PM May: Britain to leave EU single market
LONDON: Prime Minister Theresa May yesterday said Britain will leave the European Union's (EU) single market in order to restrict immigration in a clean break from the bloc, but lawmakers can vote on the final deal.
"Brexit must mean control of the number of people coming from Europe, and that is what we will deliver. What I am proposing cannot mean membership of the single market," Mrs May (right) said, during a highly-anticipated speech at London's Lancaster House.
She added that Britain would seek a trade deal giving "the greatest possible access" to the market on its departure.
The prime minister also announced that any divorce deal with the remaining EU members must be approved by votes in both chambers of Britain's parliament.
Britain has two years to negotiate a break-up deal once Mrs May triggers Article 50 of the Lisbon Treaty, officially declaring the country's intention to quit, or face leaving with no agreement.
She has promised to trigger Article 50 by the end of March, and said that she believed a final settlement and trade deal could be simultaneously negotiated within the timeframe.
Foreign partners doubt such a timetable, with Austrian Foreign Minister Hans Joerg Schelling saying Brexit would take five years.
"It is not clear if it will be possible to negotiate the UK's exit from the EU and the terms of a future cooperation at the same time," he said.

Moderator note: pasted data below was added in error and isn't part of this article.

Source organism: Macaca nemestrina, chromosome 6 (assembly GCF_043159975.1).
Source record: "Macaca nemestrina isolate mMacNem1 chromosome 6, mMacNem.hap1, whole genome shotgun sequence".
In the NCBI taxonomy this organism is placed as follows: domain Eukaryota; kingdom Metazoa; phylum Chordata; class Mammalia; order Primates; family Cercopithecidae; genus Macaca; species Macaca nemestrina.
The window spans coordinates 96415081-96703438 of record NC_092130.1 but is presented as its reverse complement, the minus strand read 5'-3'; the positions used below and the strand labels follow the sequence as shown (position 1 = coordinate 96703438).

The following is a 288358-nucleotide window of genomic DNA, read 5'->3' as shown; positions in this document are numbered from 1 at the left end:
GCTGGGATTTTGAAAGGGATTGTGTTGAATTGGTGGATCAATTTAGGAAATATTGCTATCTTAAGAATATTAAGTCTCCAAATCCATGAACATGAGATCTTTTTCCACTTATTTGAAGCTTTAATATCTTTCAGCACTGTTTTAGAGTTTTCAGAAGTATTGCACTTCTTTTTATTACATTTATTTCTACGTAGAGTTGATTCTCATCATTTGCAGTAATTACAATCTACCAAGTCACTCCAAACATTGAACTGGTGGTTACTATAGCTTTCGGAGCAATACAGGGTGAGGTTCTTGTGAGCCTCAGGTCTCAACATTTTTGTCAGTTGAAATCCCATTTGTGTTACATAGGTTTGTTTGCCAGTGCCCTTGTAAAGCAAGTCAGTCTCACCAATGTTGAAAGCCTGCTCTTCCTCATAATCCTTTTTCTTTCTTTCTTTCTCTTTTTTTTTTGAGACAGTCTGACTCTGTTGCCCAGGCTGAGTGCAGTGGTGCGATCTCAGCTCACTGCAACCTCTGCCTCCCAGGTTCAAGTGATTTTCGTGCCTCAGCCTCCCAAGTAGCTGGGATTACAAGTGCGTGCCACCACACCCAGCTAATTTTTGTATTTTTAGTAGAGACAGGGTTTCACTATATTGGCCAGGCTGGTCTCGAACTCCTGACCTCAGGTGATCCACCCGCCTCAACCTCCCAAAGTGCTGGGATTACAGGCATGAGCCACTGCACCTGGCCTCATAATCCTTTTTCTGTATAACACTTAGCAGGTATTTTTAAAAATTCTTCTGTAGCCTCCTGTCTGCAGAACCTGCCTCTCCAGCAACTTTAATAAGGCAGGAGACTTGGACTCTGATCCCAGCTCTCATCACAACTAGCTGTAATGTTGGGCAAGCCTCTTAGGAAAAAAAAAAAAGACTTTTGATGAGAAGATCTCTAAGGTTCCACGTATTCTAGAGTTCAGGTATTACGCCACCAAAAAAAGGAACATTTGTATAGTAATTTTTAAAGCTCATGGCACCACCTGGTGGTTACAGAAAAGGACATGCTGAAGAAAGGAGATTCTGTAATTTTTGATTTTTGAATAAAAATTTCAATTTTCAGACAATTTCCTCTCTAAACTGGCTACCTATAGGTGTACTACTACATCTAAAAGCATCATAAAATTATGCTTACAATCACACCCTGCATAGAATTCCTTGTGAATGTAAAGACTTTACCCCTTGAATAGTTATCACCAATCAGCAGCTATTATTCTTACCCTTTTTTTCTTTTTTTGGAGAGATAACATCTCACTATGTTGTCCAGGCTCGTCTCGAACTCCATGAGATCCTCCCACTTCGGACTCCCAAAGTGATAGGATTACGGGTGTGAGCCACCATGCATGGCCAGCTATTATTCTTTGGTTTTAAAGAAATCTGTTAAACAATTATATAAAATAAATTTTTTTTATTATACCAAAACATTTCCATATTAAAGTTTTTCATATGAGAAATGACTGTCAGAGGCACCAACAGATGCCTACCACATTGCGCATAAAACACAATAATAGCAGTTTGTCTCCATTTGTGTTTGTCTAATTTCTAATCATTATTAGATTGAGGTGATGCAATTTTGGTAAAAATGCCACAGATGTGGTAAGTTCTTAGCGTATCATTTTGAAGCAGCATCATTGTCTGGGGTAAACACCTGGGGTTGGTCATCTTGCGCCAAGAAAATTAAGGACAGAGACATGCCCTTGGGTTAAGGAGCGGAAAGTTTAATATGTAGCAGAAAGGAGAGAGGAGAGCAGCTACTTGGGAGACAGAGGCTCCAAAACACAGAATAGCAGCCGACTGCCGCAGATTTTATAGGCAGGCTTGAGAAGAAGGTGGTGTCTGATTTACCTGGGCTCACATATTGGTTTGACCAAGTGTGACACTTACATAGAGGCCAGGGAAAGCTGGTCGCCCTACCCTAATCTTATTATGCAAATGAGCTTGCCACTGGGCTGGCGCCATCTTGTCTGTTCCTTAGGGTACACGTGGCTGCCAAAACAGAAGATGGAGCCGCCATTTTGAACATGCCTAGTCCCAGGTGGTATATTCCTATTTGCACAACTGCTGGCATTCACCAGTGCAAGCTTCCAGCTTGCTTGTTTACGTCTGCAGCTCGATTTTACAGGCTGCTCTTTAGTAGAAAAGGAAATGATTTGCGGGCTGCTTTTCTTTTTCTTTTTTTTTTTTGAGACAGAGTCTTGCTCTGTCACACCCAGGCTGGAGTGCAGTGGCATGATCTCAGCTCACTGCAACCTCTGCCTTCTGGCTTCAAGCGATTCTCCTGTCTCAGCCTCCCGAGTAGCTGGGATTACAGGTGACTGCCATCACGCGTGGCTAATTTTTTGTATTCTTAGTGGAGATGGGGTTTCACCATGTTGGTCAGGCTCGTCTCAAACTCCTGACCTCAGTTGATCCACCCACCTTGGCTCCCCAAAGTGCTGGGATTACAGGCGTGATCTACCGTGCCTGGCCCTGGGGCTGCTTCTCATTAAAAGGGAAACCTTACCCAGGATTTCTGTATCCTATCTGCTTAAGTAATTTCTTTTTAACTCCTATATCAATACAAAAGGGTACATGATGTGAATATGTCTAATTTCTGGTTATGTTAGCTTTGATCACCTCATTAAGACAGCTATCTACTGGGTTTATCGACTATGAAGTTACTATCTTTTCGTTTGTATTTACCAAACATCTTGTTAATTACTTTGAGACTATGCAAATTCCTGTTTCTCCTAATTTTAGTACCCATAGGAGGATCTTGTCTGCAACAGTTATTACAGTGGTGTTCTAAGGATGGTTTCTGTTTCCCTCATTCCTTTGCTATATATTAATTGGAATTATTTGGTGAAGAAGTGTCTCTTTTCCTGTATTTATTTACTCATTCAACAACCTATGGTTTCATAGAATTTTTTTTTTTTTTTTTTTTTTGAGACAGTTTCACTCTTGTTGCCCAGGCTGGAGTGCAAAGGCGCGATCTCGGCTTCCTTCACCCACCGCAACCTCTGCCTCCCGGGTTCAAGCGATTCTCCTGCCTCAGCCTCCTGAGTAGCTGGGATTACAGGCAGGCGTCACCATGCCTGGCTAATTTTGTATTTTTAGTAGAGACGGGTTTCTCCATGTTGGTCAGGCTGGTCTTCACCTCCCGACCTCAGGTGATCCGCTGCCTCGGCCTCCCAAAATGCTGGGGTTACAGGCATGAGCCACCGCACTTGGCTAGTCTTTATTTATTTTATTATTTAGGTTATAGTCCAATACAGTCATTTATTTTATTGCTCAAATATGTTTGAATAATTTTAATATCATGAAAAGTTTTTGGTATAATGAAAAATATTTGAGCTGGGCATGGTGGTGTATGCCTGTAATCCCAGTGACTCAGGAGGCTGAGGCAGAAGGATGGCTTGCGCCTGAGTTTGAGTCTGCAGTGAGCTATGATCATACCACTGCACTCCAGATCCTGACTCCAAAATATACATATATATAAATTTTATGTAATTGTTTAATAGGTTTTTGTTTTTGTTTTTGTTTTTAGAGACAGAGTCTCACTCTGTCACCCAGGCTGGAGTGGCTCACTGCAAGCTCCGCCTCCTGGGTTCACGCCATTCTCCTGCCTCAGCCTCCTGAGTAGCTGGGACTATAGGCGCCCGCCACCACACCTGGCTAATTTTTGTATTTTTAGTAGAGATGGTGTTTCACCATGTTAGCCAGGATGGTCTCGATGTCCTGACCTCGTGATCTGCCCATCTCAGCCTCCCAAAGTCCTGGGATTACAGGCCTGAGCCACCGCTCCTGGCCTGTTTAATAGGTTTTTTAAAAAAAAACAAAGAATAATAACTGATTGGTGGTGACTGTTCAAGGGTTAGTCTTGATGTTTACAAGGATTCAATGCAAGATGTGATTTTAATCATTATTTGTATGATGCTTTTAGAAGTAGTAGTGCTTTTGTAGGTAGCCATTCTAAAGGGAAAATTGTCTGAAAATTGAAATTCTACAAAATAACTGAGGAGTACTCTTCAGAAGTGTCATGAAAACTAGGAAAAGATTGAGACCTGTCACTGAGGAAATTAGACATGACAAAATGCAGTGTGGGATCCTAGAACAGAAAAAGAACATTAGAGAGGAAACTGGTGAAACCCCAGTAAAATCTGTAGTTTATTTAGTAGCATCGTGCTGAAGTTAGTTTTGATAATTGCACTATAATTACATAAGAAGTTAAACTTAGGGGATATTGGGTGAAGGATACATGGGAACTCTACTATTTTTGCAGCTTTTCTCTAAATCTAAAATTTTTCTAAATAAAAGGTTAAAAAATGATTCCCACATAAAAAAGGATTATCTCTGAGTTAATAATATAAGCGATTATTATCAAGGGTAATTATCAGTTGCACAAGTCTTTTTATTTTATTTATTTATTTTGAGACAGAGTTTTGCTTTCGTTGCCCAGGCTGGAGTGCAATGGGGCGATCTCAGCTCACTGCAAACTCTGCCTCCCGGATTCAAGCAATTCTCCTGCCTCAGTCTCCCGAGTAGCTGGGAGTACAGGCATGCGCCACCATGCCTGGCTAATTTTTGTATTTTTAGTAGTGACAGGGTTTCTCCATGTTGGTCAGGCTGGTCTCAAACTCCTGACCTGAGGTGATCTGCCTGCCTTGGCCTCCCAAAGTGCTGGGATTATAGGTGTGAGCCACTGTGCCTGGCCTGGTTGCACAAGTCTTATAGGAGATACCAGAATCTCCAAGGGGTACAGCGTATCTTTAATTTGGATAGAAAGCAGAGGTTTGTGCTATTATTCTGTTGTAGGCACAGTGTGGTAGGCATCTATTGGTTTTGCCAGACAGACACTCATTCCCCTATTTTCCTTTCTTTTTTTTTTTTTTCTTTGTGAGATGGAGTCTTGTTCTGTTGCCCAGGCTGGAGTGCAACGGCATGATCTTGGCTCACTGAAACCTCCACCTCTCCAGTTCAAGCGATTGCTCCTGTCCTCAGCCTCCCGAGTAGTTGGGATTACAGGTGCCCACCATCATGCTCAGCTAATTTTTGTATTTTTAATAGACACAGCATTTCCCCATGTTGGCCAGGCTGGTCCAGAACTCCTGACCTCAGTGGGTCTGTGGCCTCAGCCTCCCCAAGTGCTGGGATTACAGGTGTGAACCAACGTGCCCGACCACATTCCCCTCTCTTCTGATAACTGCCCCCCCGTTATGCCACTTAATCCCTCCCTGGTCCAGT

Seeking to calm fears of a sudden jolt to the economy on abruptly leaving the EU, Mrs May said she would seek a "phased process of implementation".
Her direction will be cheered by those who want to leave the EU, but will dismay those who fear the impact on Britain's economy.
EU countries accounted for 44 per cent of Britain's total exports in goods and services in 2015, with the country recording a £68.6 billion (S$120 billion) trade deficit with the bloc.
The British currency has endured a rocky ride since the vote last summer to leave the union, but sterling responded strongly to Mrs May's speech, wiping out losses earlier in the week to stand at US$1.2340.
Britain's finance minister Philip Hammond adopted a tough line on Sunday, warning that Britain might undercut the EU economically to remain competitive if it faces EU tariffs.
Mr Hammond said he wanted Britain to still be a "recognisably European-style economy with European-style taxation systems, European-style regulation systems."
However, London would have to change course "if we are forced", to "regain competitiveness", he told Germany's Welt am Sonntag newspaper on Sunday.
French Finance Minister Michel Sapin on Tuesday accused Mrs May's government of making up its negotiating policy on the hoof.
"No one was prepared," he said. "You can see very well that they are improvising, with flip-flopping between accommodating positions... and harder positions." - AFP